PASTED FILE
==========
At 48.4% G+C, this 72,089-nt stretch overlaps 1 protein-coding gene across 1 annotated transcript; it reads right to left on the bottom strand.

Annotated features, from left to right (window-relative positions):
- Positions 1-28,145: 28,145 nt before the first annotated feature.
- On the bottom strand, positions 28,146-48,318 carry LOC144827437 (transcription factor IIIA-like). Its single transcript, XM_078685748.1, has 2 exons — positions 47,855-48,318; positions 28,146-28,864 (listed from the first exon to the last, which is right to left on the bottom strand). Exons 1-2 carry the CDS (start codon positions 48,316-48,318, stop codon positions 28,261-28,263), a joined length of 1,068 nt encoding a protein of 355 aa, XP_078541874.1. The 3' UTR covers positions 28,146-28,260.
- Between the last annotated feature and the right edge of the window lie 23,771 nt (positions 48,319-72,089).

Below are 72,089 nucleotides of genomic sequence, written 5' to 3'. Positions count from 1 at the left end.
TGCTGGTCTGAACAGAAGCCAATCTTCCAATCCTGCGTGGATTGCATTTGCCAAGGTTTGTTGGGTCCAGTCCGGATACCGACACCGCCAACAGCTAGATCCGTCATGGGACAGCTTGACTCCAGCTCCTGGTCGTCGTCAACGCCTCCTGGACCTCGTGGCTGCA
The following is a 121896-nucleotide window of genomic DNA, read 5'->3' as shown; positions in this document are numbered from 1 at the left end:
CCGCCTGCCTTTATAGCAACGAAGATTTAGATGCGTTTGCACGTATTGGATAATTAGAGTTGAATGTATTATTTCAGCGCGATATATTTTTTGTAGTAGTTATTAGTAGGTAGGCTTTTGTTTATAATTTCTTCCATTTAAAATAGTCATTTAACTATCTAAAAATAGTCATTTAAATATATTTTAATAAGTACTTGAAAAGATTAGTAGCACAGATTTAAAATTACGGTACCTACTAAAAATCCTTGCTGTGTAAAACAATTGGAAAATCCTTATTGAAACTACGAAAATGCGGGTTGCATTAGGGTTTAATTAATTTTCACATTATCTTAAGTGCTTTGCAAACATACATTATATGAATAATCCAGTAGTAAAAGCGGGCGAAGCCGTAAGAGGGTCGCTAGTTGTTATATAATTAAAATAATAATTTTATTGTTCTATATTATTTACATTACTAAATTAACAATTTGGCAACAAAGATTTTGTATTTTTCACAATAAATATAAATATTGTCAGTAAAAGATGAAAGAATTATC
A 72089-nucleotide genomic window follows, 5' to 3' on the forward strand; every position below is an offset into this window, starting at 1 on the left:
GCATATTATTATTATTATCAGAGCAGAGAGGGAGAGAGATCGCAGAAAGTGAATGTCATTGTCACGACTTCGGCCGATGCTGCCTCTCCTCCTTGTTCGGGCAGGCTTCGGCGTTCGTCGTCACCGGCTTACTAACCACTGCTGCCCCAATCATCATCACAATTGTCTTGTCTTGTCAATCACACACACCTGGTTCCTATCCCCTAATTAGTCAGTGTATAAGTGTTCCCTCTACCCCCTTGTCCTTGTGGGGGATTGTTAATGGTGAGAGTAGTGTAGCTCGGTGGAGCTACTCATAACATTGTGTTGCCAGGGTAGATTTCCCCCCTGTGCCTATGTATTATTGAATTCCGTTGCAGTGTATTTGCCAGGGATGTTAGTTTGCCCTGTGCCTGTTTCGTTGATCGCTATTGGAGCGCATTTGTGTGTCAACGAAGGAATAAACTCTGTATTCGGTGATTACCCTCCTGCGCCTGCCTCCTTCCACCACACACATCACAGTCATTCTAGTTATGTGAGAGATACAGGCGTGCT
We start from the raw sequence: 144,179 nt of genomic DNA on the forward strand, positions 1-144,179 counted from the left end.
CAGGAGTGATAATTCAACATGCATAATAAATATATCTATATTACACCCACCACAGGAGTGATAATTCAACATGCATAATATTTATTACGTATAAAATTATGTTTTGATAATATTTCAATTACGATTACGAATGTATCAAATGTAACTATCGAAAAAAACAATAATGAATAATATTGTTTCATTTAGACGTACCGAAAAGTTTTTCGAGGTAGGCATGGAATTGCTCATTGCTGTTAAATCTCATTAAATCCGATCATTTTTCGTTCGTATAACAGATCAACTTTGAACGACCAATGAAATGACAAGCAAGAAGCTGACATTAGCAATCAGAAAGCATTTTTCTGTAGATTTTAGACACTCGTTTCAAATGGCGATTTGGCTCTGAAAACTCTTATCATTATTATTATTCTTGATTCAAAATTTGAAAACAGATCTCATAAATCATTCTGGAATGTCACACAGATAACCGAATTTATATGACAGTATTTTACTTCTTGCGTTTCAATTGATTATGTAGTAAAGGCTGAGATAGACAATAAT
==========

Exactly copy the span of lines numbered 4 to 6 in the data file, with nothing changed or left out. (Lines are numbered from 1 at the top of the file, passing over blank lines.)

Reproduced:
- On the bottom strand, positions 28,146-48,318 carry LOC144827437 (transcription factor IIIA-like). Its single transcript, XM_078685748.1, has 2 exons — positions 47,855-48,318; positions 28,146-28,864 (listed from the first exon to the last, which is right to left on the bottom strand). Exons 1-2 carry the CDS (start codon positions 48,316-48,318, stop codon positions 28,261-28,263), a joined length of 1,068 nt encoding a protein of 355 aa, XP_078541874.1. The 3' UTR covers positions 28,146-28,260.
- Between the last annotated feature and the right edge of the window lie 23,771 nt (positions 48,319-72,089).

Below are 72,089 nucleotides of genomic sequence, written 5' to 3'. Positions count from 1 at the left end.